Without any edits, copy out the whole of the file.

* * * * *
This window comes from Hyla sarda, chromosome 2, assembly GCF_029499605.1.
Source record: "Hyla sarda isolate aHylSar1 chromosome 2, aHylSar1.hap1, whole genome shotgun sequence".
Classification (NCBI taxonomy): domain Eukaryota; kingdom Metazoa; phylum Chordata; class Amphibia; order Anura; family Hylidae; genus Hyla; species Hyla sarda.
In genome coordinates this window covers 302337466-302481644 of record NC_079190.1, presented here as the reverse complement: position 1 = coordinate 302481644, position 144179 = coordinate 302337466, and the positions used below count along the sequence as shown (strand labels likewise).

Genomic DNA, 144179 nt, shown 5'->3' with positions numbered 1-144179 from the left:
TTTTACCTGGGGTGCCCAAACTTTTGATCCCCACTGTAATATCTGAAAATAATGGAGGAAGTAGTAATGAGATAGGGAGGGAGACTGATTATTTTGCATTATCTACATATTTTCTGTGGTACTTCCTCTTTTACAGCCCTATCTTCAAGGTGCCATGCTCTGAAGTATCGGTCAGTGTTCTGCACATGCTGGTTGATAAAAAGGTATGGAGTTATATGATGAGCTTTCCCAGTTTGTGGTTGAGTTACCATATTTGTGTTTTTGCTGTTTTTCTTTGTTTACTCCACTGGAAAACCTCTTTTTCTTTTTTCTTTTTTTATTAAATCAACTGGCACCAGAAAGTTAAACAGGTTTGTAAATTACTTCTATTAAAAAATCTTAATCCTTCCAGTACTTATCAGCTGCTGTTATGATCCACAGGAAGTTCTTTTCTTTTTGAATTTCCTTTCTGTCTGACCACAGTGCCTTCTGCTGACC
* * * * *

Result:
This window comes from Hyla sarda, chromosome 2, assembly GCF_029499605.1.
Source record: "Hyla sarda isolate aHylSar1 chromosome 2, aHylSar1.hap1, whole genome shotgun sequence".
Classification (NCBI taxonomy): domain Eukaryota; kingdom Metazoa; phylum Chordata; class Amphibia; order Anura; family Hylidae; genus Hyla; species Hyla sarda.
In genome coordinates this window covers 302337466-302481644 of record NC_079190.1, presented here as the reverse complement: position 1 = coordinate 302481644, position 144179 = coordinate 302337466, and the positions used below count along the sequence as shown (strand labels likewise).

Genomic DNA, 144179 nt, shown 5'->3' with positions numbered 1-144179 from the left:
TTTTACCTGGGGTGCCCAAACTTTTGATCCCCACTGTAATATCTGAAAATAATGGAGGAAGTAGTAATGAGATAGGGAGGGAGACTGATTATTTTGCATTATCTACATATTTTCTGTGGTACTTCCTCTTTTACAGCCCTATCTTCAAGGTGCCATGCTCTGAAGTATCGGTCAGTGTTCTGCACATGCTGGTTGATAAAAAGGTATGGAGTTATATGATGAGCTTTCCCAGTTTGTGGTTGAGTTACCATATTTGTGTTTTTGCTGTTTTTCTTTGTTTACTCCACTGGAAAACCTCTTTTTCTTTTTTCTTTTTTTATTAAATCAACTGGCACCAGAAAGTTAAACAGGTTTGTAAATTACTTCTATTAAAAAATCTTAATCCTTCCAGTACTTATCAGCTGCTGTTATGATCCACAGGAAGTTCTTTTCTTTTTGAATTTCCTTTCTGTCTGACCACAGTGCCTTCTGCTGACC